I asked a question before sorta about this but I am just now getting into coding and wanna know where to start. I have no prior knowledge for computer science other than the things I've picked up on while using the computer all my life up to 16. People say Python is better for hacking and things alike and
I asked a question before sorta about this but I am just now getting into coding and wanna know where to start. I have no prior knowledge for computer science other than the things I've picked up on while using the computer all my life up to 16. People say Python is better for hacking and things alike and others say C++ and Java are the top for game dev. I wanna be a game designer/dev. when I get older and right now I have a book by Mike McGrath on Java and was wondering which language to start off with first since C++ will be a challenge and Java is very similar from what I hear to it. Help please.
Since you have no prior knowledge in computer science other than the things you've picked up on while using the computer all your life up to 16 you might have heard some.people say Python is better for hacking and things alike and others say C++ and Java are the top for game dev. Since you want to be a game designer/dev. when you get older you should realize that you are already older than you were when you posted your question. But right now, because you have that book by Mike McGrath on Java and are wondering which language to start off with first since C++ will be a challenge and Java is very similar from what you've heard then the best thing you can do is flip a coin.
Python. It's easy to learn and will teach you all the basic concepts. Once you have those under your belt, you can switch to another language.
Learning how to program and learning how to use a particular language are two very different things; the former is like chess, and the latter is much easier. However with your first language, you have to do both at the same time, so pick an easy one. Python.
Read this really well written article to find out what language you should learn:
It will give you a basic understanding of any language. Once you get good with that language you can easily pick up other languages.
Don't focus on ONE language, learn programming and algorithms in general and then you only have to pick up the grammar of a language to do a project.
I program in about 4 languages with little help and can start new ones pretty easy because I understand how to program and just have to learn how to do it in different languages to do at different times that is what you should learn.
I have been a developer for over 20 years. I have never learned Python. I do not even know what python looks like. The script names end in .py, right? I have used them, but never opened one with an editor, to look at the text.
I only ever used assembly, C, then C++.
Python might be good for learning.
Learn everything about Linux/UNIX and shell scripting, and command line.
Some things you need to know, that non-professionals will not tell you
UNIX/Linux have been with us since the early 70's and they are here to stay. Linux is just now catching on with regards to the desktop. Windows is slowly evolving toward Linux "under the hood" so to speak. You cannot afford not to learn Linux unless you plan to live with your parents when you are 40.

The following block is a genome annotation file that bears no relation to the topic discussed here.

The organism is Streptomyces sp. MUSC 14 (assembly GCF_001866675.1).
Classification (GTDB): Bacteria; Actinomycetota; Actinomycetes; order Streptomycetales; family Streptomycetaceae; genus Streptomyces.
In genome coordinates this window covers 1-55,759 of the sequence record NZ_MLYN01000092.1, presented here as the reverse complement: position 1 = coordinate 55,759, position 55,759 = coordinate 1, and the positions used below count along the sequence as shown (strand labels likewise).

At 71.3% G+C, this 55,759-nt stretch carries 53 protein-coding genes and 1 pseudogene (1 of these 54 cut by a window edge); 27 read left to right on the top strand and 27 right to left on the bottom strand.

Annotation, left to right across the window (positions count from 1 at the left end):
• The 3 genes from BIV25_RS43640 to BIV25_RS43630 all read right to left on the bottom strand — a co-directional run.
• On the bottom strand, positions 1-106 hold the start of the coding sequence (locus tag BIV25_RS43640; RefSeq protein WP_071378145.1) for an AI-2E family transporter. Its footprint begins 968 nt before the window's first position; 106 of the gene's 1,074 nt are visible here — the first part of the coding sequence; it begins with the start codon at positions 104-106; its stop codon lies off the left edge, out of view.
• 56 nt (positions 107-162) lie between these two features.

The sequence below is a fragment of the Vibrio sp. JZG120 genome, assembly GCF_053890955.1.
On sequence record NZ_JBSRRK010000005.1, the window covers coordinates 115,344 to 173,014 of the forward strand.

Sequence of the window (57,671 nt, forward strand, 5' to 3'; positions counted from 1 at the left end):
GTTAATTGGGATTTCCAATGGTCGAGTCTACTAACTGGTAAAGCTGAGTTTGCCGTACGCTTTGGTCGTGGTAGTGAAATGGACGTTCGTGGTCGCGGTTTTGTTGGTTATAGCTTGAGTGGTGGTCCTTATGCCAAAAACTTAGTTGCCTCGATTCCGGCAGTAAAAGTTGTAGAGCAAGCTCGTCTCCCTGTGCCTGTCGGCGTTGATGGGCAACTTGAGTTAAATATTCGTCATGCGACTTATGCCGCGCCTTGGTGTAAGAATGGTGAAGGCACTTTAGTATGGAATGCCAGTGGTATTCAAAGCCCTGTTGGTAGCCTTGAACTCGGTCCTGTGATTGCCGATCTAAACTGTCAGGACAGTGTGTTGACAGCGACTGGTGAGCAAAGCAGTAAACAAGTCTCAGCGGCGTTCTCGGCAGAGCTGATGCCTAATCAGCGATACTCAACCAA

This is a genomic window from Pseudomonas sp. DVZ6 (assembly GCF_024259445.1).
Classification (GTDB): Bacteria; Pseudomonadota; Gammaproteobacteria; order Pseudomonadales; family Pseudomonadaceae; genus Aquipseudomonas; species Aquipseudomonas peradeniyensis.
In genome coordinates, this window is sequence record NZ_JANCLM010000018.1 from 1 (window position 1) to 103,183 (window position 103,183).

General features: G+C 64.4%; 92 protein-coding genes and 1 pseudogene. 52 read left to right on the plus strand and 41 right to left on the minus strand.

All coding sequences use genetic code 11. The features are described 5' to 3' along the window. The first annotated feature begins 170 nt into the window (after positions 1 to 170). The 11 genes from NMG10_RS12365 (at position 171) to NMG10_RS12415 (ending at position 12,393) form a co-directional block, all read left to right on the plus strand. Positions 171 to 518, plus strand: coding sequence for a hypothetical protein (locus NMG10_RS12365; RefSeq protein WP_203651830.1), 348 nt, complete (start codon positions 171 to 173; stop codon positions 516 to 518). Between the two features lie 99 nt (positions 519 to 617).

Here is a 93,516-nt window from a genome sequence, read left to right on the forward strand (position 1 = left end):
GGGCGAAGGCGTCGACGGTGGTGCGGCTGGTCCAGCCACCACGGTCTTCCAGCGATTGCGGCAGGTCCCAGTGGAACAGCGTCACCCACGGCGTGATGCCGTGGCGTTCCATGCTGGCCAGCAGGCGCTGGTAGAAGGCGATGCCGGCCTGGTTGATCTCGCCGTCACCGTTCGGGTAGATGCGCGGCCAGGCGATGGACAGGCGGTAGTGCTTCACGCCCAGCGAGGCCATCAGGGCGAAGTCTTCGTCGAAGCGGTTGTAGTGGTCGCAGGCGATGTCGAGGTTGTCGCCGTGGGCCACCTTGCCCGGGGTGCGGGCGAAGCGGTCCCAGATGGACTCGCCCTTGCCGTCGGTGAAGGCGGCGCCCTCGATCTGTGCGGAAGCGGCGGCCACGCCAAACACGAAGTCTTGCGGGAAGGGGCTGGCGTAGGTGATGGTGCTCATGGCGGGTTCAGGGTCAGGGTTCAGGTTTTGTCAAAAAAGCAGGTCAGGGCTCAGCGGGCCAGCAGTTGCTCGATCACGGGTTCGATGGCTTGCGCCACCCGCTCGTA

Java is the core of Android app development. Expect it to stay.
Know several text editors. That means being proficient with Notepad++, as well as vi. Codeblocks, Eclypse, Emecs, and others.
Your local variables start with small letters, your imported varables are capitol, your module level variables start with m_, your global variables start with g_, and so on. The variable type should be given in the name for all variables that are not local.
Call yourself a "software designer" or "application designer", and nobody will call you for an interview. Titles containing the word "designer" are fun in collage, but are quickly dropped if you want a job.
Game Designer? You are kidding, right? If 10% of graduate with a degree in "Game Design" are not bussing tables, I will be surprised.
About interviews, and lying:
I have interviewed dozens of C developer candidates that claim to understand C++. Not a single one can answer even the most basic questions about C++. Do not claim you know stuff you know nothing about.
"I used UBUNTU once" does not make you a Linux guru. Learn Linux for real before you make claims on your resume. If you do not know what gcc, g++ are, or what "rwx" means, do not claim to have any knowladge of Linux.
The ability to sync your iPod with a macbook does not make you an IT expert. My auntie never saw a computer until she was 65. She can use a macbook. Do not inflate your computer skills.
I took classes in VisualBasic.net, and C#. I got "A"'s in the classes. Every professional knows that getting an 'A' in a class and being any good at something are two very different things. I do not list VisualBasic, or C# on my resume.
Likewise, I know nothing about Python, so I do not claim it on my resume.
If you have taken the course, than completed projects on your own, or for hire, then you can put it on your resume. If you are only "book learned" with no experience outside the classroom do not waste my time. If you think you are good, the show me, and cut the lip service.
Not one person has ever brought a lighwieght notebook with him to an interview and showed me his work. Why not?
Start with visual basic